Both raids failed to find any of the hostages in southern Iraq, a mostly Shiite region. The four American security guards and their Austrian co-worker have been missing since Thursday when a large convoy of trucks being escorted by their Crescent Security Group company was hijacked on a highway near Safwan, a largely Sunni Arab city of 200,000 people on the Kuwait border.
Suspected militiamen dressed in Iraqi police uniforms ambushed the convoy, taking 19 of its trucks and 14 hostages: the five security guards and nine foreign truck drivers who were later released.
Islamic Companies, a previously unknown group, claimed responsibility for the kidnapping, according to an Iranian-run Arabic-language satellite news station. It said the group released a videotaped message saying it was holding the five men and demanded the withdrawal of U.S. forces from Iraq and the release of all prisoners being held there. According to CNN, security sources in the southern Iraqi city of Basra said little is known about the Islamic Mujahedeen Battalion, a Shiite group that surfaced about six months ago and has threatened to attack security companies passing through southern Iraq from Kuwait.
U.S., British and Iraqi forces have all spent time searching for the five captives. Austrian officials have not confirmed the name of the missing Austrian, describing him only as a 25-year-old former soldier from the province of Upper Austria. Two of the American captives have been identified: Jonathon Cote, 23, a native of Getzville, N.Y., and Paul Reuben, 39, a former police officer from a suburb of Minneapolis, Minn.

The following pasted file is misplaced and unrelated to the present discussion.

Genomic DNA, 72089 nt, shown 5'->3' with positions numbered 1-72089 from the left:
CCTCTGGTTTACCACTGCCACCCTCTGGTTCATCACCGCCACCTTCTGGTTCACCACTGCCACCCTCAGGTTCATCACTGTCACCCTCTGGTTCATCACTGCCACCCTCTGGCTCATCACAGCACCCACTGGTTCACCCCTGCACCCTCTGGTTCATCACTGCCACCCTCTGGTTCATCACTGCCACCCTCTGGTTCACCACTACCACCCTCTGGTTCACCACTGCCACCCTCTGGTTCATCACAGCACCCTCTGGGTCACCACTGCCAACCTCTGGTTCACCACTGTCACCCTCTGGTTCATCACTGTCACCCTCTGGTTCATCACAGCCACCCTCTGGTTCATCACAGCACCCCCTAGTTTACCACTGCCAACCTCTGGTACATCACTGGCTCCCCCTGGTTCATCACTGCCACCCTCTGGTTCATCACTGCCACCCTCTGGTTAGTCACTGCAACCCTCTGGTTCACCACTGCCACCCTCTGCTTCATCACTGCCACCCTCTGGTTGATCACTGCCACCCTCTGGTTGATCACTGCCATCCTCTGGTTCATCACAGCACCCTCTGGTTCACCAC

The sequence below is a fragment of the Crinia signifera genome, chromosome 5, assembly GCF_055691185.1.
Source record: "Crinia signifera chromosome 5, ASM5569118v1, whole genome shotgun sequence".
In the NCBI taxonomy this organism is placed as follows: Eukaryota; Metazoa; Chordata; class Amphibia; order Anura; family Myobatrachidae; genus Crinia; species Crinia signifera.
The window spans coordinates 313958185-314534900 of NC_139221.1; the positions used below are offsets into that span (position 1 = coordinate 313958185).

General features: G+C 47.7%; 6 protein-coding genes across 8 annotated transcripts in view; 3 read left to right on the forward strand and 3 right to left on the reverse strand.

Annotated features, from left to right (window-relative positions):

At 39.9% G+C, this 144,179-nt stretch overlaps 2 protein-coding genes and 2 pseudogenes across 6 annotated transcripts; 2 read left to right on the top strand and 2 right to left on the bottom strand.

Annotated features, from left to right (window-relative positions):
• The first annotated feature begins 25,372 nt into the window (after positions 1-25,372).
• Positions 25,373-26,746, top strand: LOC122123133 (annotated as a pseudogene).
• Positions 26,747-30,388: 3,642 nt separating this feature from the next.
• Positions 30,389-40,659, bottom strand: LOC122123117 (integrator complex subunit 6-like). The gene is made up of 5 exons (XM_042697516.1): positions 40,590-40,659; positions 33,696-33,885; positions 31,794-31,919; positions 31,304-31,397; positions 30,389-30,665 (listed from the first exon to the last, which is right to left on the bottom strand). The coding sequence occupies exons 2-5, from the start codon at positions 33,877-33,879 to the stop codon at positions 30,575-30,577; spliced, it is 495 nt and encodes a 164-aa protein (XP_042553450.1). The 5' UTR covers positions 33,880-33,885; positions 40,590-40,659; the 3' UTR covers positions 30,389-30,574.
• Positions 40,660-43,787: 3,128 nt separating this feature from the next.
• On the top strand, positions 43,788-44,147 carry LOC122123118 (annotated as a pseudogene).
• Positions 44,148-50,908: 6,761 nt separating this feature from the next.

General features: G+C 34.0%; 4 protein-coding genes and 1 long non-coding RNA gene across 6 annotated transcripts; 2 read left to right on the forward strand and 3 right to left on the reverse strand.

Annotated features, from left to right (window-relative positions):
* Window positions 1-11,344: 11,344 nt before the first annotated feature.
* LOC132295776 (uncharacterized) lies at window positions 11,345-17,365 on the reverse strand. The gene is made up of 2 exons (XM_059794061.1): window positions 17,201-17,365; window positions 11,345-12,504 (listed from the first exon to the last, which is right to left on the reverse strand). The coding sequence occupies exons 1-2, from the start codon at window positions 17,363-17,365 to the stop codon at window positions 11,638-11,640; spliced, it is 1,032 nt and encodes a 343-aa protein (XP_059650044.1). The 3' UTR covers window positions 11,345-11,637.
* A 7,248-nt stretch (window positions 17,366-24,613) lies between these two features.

Islamic Army in Iraq - no foreigners within group

Born of the US occupation of Iraq, the soldiers of the Islamic Army pride themselves on being Iraqis, and say that their main aim is to expel foreign powers from the country, Al Jazeera's Iraq correspondent reports. Three years after the invasion, the armed group is still waging its campaign against US troops. Its actions are carried out around Baghdad, but are mainly focused on the western province of Al-Anbar, an area the coalition forces are unable to control despite numerous military operations.
Branded by many as insurgents, or terrorists, the Islamic Army describes itself as a national resistance movement and guarantees that there are no foreigners within its ranks. Ibrahim al-Shamary, a spokesman for the Islamic army in Iraq, told Al Jazeera in an exclusive interview: "There are two occupations in Iraq. Iran on one side through the militias which they control and through direct involvement with the national guard and the intelligence services, that causes the killing and destruction of the Sunnis. "And then there is the American occupation which destroys the Iraqi people."